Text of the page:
Tommy Carberry caught a pass and ran 60 yards for the goal, putting the visiting Gophers within a touchdown of Benjamin Franklin with 7:36 left in the game. But the euphoria didn’t last, as three seconds later the Chargers’ Dawson Smith ran in the kick return for a score of 28-14, where it stayed until the final buzzer.

Carberry made both of Florence’s touchdowns and Smith made all four of Benjamin Franklin’s touchdowns.

Chargers coach Dave Jefferies said Smith isn’t physically big but he’s extremely powerful, “one of the strongest kids pound-for-pound in the weight room. He quietly just does his job, works hard, he’s not a big flashy guy. I’m just real proud of how hard he runs. He plays both ways. He plays a secondary on defense, he’s on special teams, and just had a great night tonight; he likes to find that end zone.”

Smith’s first touchdown was only about 20 seconds into the game, a 70-yard run from scrimmage, that “made it look like it was going to be a quick night,” Jefferies said. But Florence “fought, battled and hung on for dear life. And Coach (Bill) McKane does a good job coaching those kids. They’ve got some offensive weapons and made it scary for us for awhile,” Jefferies said. “It was a good game.”

McKane was equally proud of his team.

“Going in, we knew we were going to have our hands full,” he said. “(The Chargers) are a good 4A team, so I’m proud of our kids. I think they played their buns off. They played well. They did some good things tonight, they didn’t quit. They were not intimidated, and they did not fear. There’s no fear in these kids,” McKane said.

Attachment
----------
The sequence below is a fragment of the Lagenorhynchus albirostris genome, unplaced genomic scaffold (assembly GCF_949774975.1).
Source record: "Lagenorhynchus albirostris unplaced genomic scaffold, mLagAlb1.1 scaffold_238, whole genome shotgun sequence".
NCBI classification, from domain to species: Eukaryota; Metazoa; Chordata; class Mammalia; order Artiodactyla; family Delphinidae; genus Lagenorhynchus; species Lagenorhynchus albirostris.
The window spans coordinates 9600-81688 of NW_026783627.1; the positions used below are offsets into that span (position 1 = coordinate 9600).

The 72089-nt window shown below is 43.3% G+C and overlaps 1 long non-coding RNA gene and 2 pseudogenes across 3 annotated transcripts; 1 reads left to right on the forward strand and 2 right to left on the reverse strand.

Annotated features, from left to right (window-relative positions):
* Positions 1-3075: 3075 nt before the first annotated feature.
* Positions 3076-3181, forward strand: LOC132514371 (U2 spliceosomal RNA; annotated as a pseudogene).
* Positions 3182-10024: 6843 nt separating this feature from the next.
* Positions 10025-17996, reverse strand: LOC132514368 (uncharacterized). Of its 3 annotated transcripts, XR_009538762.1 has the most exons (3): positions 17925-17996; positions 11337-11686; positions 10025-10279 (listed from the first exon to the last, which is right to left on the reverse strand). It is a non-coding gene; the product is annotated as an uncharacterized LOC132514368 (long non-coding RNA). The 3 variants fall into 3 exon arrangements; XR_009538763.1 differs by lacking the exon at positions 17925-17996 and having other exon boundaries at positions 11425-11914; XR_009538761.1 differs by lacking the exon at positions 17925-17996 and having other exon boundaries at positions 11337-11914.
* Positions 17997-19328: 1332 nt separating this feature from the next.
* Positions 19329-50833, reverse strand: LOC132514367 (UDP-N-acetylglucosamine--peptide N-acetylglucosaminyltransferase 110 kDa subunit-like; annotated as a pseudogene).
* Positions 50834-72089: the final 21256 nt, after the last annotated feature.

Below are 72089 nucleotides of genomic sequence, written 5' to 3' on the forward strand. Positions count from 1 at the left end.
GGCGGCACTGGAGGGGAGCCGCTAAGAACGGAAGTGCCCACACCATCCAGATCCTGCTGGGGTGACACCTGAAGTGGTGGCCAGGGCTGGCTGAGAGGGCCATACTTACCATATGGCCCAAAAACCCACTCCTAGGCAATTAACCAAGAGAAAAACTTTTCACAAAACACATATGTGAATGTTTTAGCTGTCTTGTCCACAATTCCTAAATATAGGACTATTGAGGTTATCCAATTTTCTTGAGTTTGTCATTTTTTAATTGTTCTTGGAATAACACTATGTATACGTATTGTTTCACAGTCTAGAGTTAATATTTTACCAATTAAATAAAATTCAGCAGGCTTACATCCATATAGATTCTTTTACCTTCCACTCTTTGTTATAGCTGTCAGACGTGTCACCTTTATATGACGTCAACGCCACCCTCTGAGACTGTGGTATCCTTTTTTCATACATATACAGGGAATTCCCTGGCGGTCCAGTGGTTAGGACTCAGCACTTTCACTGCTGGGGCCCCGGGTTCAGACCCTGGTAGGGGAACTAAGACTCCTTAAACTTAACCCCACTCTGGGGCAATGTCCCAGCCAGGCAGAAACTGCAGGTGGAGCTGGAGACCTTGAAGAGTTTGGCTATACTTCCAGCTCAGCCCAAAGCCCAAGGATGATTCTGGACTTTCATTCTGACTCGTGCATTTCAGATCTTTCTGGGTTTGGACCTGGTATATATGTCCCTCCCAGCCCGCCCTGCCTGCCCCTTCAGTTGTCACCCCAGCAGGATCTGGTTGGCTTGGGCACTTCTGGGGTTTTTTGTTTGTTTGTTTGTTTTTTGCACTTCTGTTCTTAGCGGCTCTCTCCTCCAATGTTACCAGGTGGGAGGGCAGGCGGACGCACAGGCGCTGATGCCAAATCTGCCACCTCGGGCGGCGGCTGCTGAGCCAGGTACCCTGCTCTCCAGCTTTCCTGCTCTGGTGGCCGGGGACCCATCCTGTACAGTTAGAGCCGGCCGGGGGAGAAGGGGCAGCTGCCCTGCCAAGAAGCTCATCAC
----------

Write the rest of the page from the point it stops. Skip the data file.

Florence had rough going in the first half. The closest they came to scoring was when a pass completion to Carberry put the ball on the 12 yard line near the end of the first quarter. But penalties on each side sent the ball back for a replay on the third down, and the Chargers took possession as the second quarter began.

Florence finally got a break in the third quarter after punting to Benjamin Franklin. The home team’s penalties put the ball 98 yards from goal. Then two plays later, the Chargers fumbled and the Gophers got the ball just four yards from goal. Carberry ran around the right side for Florence’s first score of the night.

Benjamin Franklin had a big second quarter, intercepting the Gophers 23 yards from goal, which set up their second touchdown. They drove to the 3-yard line before making a path for Smith to run it in.

The Chargers later recovered a fumble, but unsportsmanlike conduct eventually backed them up to 73 yards from goal. Ridge Allen caught a big pass for a 45-yard gain, and the Chargers drove to the 4 yard line before Smith punched it through.

The Gophers attempted a 29-yard field goal as the half expired.